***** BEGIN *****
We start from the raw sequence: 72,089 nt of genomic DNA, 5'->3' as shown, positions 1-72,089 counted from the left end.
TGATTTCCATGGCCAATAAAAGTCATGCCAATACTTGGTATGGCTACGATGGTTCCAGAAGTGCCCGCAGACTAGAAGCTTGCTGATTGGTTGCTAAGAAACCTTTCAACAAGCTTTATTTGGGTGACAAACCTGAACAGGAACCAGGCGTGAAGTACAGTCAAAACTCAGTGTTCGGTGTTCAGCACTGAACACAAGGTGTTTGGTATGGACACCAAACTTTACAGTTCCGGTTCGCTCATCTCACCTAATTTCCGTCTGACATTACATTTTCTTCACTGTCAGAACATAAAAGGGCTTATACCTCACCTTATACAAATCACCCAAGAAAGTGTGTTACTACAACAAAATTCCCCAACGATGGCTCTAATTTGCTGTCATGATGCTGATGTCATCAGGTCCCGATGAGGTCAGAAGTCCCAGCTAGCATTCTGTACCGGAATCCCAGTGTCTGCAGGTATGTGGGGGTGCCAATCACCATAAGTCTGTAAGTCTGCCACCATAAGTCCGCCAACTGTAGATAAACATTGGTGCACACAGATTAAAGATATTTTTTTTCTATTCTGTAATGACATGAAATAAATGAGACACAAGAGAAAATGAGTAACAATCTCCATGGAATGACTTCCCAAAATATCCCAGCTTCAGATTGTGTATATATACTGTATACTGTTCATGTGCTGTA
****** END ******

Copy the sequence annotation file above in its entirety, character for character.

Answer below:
We start from the raw sequence: 72,089 nt of genomic DNA, 5'->3' as shown, positions 1-72,089 counted from the left end.
TGATTTCCATGGCCAATAAAAGTCATGCCAATACTTGGTATGGCTACGATGGTTCCAGAAGTGCCCGCAGACTAGAAGCTTGCTGATTGGTTGCTAAGAAACCTTTCAACAAGCTTTATTTGGGTGACAAACCTGAACAGGAACCAGGCGTGAAGTACAGTCAAAACTCAGTGTTCGGTGTTCAGCACTGAACACAAGGTGTTTGGTATGGACACCAAACTTTACAGTTCCGGTTCGCTCATCTCACCTAATTTCCGTCTGACATTACATTTTCTTCACTGTCAGAACATAAAAGGGCTTATACCTCACCTTATACAAATCACCCAAGAAAGTGTGTTACTACAACAAAATTCCCCAACGATGGCTCTAATTTGCTGTCATGATGCTGATGTCATCAGGTCCCGATGAGGTCAGAAGTCCCAGCTAGCATTCTGTACCGGAATCCCAGTGTCTGCAGGTATGTGGGGGTGCCAATCACCATAAGTCTGTAAGTCTGCCACCATAAGTCCGCCAACTGTAGATAAACATTGGTGCACACAGATTAAAGATATTTTTTTTCTATTCTGTAATGACATGAAATAAATGAGACACAAGAGAAAATGAGTAACAATCTCCATGGAATGACTTCCCAAAATATCCCAGCTTCAGATTGTGTATATATACTGTATACTGTTCATGTGCTGTA